If you've played around with the SpreadsheetML that Excel outputs, you'll notice that I've handled strings a bit differently. For faster save and load times, Excel actually uses the shared string table that is an optional feature of the Office Open XML formats. It allows you to write a string just once, and then reference that string from within the grid. So, instead of saying "Sub Total" in that first cell, Excel would have an id that references the entry in the string table for "Sub Total". This is just an optional feature though, and for simplicities sake I've just put my strings inline (using the <is> tag). There isn't really any perf gain if the string is only used once.
Also, you'll notice that unlike a typical table format (like HTML, CALS, etc.) the XML above is representing a spreadsheet. It's a subtle difference when working with simple examples like this, but becomes more obvious as you move into more complex spreadsheets. One noticeable difference right away though is that we don't write any elements down for the empty cells B2:C4. If there isn't any data in a cell, then you just don't write anything. This is a bit of a different model from table formats that are more presentation based.
How does a consuming application know where it should start when opening an OpenXML file? The first place you always look is the package relationships file. The package relationship file will always be located in the "_rels" directory, and it's always called ".rels". We need to create an XML file that tells the consumer that "workbook.xml" is the first place you should go, and that this type of document is an Office Open XML document:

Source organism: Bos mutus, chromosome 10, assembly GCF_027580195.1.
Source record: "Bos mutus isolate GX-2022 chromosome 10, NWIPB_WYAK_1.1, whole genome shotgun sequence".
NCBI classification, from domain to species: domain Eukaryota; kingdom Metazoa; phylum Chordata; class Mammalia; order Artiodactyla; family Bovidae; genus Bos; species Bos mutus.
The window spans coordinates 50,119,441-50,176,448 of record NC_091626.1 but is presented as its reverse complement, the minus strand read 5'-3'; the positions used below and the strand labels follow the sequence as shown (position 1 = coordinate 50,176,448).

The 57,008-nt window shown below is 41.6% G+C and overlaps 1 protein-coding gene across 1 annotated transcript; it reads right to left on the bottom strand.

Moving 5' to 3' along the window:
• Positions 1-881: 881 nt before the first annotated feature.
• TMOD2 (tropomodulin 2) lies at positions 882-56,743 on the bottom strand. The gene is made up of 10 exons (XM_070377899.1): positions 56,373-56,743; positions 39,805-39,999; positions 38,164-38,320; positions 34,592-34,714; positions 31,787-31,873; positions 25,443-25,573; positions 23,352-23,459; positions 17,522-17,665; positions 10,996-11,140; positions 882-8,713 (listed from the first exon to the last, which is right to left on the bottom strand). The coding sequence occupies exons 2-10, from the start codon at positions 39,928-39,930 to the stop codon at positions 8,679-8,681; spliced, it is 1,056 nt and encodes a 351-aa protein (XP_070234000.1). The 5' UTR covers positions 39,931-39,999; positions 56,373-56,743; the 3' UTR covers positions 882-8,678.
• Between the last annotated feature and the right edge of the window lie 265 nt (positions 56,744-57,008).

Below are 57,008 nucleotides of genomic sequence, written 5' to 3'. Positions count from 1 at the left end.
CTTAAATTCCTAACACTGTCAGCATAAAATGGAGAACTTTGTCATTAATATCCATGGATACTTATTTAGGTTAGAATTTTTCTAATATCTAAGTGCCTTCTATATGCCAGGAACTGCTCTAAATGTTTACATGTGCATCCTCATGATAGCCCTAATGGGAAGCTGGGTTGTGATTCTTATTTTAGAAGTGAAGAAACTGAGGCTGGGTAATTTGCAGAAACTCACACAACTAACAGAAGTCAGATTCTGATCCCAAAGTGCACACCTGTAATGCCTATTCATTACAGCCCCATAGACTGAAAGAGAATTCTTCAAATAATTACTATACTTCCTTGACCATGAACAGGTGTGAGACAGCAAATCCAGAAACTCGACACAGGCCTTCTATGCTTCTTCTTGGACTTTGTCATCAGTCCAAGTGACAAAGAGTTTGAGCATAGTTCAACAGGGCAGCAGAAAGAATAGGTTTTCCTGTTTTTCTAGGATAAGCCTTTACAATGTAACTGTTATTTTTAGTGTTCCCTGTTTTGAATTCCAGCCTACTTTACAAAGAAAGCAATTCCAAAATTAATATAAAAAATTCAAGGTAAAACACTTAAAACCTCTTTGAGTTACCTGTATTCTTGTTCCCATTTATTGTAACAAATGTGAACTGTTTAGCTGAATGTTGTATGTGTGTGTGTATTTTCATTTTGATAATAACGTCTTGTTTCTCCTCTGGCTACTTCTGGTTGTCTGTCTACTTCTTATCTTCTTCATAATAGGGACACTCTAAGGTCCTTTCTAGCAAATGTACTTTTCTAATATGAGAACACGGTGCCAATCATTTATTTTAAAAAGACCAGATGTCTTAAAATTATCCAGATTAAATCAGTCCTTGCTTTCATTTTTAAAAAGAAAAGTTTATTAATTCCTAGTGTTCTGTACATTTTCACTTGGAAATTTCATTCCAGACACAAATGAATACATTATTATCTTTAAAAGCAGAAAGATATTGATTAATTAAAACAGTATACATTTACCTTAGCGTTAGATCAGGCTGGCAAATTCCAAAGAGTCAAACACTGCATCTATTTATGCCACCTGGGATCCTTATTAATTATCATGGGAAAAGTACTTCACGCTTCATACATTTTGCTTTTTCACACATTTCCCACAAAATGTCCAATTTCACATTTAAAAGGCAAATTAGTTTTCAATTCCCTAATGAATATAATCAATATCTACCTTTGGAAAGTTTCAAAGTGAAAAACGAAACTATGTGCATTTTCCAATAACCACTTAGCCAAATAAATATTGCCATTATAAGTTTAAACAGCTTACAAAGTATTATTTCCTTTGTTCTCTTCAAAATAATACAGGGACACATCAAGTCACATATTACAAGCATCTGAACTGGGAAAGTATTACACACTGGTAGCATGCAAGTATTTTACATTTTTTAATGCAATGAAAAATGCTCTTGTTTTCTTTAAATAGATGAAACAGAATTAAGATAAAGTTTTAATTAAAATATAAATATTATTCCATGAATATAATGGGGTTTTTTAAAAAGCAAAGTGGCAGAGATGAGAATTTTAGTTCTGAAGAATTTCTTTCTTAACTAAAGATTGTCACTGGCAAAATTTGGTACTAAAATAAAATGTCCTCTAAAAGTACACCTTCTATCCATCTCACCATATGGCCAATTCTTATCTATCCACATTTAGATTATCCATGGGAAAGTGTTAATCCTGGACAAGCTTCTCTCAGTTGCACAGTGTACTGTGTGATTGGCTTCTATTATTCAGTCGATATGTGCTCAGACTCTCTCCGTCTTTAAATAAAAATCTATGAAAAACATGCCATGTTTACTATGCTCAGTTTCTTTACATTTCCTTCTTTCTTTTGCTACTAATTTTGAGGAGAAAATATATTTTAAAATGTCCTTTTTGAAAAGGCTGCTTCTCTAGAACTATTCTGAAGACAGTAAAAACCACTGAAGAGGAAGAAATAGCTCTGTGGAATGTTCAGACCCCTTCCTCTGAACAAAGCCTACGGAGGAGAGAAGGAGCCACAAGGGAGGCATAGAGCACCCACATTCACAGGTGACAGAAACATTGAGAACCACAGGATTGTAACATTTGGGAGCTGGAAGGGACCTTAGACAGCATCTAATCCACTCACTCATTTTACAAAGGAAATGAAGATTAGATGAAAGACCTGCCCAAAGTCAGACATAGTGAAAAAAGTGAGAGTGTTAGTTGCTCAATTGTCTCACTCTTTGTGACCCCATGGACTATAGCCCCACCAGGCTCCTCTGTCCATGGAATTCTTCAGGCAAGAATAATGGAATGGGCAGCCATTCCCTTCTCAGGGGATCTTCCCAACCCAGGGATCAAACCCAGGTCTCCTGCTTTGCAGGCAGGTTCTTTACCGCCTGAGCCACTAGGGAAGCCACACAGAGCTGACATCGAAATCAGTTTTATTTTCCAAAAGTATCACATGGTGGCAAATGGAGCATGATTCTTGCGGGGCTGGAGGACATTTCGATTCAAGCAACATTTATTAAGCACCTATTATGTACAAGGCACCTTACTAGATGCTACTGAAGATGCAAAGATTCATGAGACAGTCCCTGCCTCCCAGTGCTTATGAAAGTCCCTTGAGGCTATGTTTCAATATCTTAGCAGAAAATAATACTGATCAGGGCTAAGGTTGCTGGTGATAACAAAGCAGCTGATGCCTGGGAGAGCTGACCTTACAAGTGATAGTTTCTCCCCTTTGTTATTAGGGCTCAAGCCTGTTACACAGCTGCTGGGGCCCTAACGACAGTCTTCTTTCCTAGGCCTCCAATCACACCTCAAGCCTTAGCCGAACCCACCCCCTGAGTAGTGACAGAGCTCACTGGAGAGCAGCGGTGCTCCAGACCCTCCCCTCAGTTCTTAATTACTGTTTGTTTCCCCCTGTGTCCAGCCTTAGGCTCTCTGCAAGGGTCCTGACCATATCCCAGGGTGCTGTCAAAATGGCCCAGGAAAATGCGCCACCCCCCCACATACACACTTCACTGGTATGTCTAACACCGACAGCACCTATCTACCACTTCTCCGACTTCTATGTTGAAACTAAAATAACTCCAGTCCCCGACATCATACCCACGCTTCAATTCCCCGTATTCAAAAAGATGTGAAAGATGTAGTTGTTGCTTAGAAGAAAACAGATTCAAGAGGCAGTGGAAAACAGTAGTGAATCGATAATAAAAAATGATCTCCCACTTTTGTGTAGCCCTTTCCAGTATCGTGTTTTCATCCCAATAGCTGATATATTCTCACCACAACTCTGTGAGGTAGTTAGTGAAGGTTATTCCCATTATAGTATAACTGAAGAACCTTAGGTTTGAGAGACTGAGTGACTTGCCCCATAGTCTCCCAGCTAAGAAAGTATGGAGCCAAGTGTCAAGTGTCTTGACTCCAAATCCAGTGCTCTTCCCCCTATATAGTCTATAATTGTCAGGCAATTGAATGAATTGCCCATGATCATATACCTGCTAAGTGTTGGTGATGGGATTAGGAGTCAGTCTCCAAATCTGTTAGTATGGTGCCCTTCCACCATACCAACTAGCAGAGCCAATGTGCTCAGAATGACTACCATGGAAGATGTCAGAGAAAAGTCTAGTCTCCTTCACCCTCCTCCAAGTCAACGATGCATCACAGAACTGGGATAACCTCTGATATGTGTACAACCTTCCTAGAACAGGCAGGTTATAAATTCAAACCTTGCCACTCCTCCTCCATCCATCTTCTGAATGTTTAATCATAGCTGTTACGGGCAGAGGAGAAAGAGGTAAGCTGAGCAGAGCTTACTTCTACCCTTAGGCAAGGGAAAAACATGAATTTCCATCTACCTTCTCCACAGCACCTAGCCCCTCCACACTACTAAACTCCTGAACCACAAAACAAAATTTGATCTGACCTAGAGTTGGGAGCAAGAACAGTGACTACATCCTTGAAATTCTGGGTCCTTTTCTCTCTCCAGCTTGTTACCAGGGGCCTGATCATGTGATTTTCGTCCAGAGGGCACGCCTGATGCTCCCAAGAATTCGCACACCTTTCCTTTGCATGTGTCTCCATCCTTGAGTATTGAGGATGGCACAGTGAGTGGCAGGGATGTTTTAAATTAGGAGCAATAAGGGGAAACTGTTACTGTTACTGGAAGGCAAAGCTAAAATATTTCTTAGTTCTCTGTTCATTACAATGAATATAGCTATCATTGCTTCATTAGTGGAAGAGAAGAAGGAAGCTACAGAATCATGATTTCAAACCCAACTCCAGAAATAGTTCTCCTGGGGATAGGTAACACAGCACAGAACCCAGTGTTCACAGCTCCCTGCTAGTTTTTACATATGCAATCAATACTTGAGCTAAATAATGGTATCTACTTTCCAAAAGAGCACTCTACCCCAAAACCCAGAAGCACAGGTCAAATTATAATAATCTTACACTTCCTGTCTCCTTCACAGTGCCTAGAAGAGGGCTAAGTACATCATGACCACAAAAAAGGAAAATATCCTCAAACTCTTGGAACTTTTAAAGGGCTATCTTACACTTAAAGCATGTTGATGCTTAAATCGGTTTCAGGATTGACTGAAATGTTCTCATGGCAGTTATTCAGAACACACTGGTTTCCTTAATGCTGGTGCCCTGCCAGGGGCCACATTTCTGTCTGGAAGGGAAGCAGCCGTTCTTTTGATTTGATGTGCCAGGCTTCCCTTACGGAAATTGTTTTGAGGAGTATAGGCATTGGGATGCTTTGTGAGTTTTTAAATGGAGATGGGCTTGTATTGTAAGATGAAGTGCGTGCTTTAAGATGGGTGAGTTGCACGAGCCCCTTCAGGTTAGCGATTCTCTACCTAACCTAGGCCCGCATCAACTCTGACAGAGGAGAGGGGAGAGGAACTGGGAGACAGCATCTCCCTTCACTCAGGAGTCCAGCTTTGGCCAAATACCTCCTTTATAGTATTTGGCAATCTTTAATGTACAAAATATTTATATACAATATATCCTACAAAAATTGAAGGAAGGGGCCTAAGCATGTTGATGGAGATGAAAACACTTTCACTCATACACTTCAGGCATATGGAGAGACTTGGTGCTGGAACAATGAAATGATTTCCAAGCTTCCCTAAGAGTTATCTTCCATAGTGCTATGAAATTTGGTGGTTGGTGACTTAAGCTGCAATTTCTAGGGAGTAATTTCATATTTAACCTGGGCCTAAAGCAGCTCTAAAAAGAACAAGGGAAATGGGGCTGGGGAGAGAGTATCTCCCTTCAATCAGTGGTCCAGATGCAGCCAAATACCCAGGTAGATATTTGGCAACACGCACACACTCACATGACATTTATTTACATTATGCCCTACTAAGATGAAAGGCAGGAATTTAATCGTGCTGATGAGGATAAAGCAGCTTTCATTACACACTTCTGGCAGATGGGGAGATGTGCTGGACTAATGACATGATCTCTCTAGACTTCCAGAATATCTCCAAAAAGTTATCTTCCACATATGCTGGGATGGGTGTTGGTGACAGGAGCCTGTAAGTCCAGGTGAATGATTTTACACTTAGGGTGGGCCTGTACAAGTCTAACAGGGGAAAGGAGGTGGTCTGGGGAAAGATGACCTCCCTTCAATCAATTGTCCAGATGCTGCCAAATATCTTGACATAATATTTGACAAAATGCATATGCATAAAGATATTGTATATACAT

OK, so we've now created the main workbook.xml part and the worksheet.xml part, as well as created a relationship between the two.
Every Office Open XML file must declare the content types used in the ZIP package. That is done with the [Content_Types].xml file. We currently have two parts in this document that we need to declare content types for. The first is the document.xml part; the second is the _rels/.rels part. So, the content types file should look like this:
Here we are saying that anything ending with the .rels extension is of type Package Relationship, and we also declare that the part workbook.xml is of type workbook and worksheet.xml is of type worksheet.
OK, we should now have five files. Three of the files are in the root directory (workbook.xml; worksheet.xml & [Content_Types].xml); and in the "_rels" directory we have the ".rels" file and the "workbook.xml.rels" file. Select the two files and the "_rels" directory and ZIP them up. Make sure that when you zip them up, the two files and the _rels directory are all at the root level.
Open this file in Excel, and you now have a simple file.
Note that the namespaces are different between B2TR of Excel, and the final version of the Ecma standard. In this post, I have shown what the final version of the Ecma standard would look like. The RTM build of Office will use this same format. If you are on B2TR though, then you'll need to tweak the following namespace in the XML files: http://schemas.openxmlformats.org/spreadsheetml/2006/main
Instead of using that namespace, you'll need to use this namespace http://schemas.openxmlformats.org/spreadsheetml/2006/7/main to get it working in B2TR. The two parts you'll need to update with this namespace are wordsheet.xml and workbook.xml. Everything else should work fine
Well, that was the first piece. In the next post, we'll add functions to the spreadsheet.